I’ve always been a big fan of vertical gardening, especially when it comes to covering fences that add no value to the landscape or when space is cramped.
I’ve been in Israel for over a week now. And although I’ve walked in this neighborhood several times before, on this visit my daughter showed me a private walkway that buttresses an elementary school and a small zoo. So, imagine my surprise when I heard the noises of children playing out in a courtyard and glanced over to rest my eyes on a vertical wall that was simple, lush, overwhelmingly beautiful and at the same time offered some real benefits! It gave the children privacy from pedestrians but also covered an eyesore, a chain linked fence.
The wall is made up of only two plants. The first is a South African native vine, Juanulloa aurantiaca. It’s from the Solanum family and is Hardy in Zones 9 and up. Because I live in Zone 6, I had never seen this vine, at least in these proportions. has Juanulloa aurantiaca for sale, along with a description. They say that the vine blooms in spring, summer and fall. It is winter in Israel now and trust me, this vine is in full bloom!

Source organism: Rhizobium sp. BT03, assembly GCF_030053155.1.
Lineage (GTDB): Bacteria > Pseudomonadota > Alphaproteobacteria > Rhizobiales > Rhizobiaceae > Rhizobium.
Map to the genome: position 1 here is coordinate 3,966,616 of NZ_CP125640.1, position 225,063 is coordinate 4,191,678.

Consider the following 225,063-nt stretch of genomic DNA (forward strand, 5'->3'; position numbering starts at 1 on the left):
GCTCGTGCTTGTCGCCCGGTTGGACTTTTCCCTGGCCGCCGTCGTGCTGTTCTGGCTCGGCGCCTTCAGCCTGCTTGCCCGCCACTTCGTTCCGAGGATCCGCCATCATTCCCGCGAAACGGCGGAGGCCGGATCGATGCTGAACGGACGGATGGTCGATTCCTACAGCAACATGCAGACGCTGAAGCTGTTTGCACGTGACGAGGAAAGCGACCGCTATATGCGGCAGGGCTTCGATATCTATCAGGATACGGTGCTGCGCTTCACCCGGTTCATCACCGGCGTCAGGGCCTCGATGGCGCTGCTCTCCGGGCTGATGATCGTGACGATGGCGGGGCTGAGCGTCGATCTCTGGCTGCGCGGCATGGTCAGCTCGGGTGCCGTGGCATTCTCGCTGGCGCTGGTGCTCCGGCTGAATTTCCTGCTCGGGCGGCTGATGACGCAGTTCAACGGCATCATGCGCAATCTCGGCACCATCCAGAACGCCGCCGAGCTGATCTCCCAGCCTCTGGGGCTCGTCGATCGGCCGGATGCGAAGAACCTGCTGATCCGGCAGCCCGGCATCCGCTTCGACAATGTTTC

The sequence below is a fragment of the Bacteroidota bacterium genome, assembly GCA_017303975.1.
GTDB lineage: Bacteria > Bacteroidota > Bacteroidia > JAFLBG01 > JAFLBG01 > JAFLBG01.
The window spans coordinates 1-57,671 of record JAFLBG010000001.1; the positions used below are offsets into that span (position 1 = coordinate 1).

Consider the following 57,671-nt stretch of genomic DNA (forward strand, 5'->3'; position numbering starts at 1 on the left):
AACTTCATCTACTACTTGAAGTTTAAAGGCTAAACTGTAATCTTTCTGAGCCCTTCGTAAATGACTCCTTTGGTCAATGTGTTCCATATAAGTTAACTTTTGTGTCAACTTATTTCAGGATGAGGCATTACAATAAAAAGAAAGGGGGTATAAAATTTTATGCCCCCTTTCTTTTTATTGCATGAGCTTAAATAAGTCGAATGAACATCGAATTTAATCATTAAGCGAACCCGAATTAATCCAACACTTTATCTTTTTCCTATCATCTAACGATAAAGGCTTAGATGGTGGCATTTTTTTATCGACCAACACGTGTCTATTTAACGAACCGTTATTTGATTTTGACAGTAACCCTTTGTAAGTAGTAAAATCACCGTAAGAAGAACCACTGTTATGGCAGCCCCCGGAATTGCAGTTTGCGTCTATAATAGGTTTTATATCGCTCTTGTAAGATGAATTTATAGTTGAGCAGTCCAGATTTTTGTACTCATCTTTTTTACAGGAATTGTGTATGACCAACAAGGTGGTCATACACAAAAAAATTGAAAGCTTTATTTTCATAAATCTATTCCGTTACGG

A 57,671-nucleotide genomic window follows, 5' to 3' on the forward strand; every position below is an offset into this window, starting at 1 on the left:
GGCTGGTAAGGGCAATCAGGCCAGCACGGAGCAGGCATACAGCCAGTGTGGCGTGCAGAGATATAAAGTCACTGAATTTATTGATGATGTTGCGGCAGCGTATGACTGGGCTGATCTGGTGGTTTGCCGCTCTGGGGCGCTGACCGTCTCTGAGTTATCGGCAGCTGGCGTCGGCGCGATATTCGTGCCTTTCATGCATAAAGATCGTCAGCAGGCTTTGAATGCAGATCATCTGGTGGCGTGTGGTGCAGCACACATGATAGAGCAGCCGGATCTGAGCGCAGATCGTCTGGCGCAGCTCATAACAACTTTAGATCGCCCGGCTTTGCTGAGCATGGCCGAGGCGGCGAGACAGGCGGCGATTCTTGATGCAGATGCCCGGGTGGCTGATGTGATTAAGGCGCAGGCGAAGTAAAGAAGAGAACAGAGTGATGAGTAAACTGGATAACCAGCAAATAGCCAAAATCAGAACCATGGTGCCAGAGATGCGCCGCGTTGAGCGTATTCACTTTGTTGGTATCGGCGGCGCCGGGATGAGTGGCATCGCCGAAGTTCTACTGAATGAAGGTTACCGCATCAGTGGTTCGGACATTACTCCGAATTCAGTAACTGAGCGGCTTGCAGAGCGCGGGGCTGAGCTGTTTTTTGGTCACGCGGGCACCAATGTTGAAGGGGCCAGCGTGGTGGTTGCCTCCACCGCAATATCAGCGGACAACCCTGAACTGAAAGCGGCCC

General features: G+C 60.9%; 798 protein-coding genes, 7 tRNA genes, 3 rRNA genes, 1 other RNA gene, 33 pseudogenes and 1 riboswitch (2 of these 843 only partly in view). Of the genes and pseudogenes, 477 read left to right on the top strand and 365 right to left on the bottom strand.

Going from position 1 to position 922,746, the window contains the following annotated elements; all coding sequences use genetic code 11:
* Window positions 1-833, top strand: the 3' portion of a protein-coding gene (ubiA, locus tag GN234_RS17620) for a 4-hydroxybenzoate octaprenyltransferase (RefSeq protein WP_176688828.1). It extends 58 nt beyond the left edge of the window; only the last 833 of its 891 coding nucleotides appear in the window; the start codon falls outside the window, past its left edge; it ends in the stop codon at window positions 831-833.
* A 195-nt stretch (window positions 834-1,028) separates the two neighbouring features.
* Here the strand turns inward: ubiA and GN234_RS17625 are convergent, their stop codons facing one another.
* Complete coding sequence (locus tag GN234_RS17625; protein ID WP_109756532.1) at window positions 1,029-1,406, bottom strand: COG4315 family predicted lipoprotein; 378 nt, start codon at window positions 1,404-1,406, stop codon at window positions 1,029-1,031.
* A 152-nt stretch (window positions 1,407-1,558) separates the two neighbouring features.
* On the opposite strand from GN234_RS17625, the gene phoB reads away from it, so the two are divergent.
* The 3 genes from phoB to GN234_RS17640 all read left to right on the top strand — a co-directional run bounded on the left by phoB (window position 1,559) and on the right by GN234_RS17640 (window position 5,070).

The other vine is . I’ve used thunbergia vines similar to this one multiple times in my garden. If they managed to grow a total of 12 feet with one leader and a few tendrils wrapping around for the entire season, I thought I had achieved success. Its delicate blue flowers are perfect and the vine literarlly smothers the wall. I should have such a problem back home!!
. I became aware of who he was when flipping through a magazine and seeing a magnificent building in Paris smothered in plants. That was the moment that I saw the true potential of what vertical gardening could be as an art form! He is on the cutting edge of creating couture vertical gardens and is changing the way that gardeners throughout the world are beginning to use plants on the fronts and sides of walls, including interior walls, to create intricate tapestries. as he has copyrighted it, is a system of getting plants to grow on walls without any soil. Patrick says that these living walls can be grown indoors or outdoors according to climatic conditions and that the plants act as a purification system. And much, much more! I am in awe everytime I look at photos of his work. Sure, we can’t re-create what Patrick does. But can he act as an inspiration for us gardeners on all fours planting our vines hoping that they’ll take off into a glorious bloom this coming spring? You bettcha!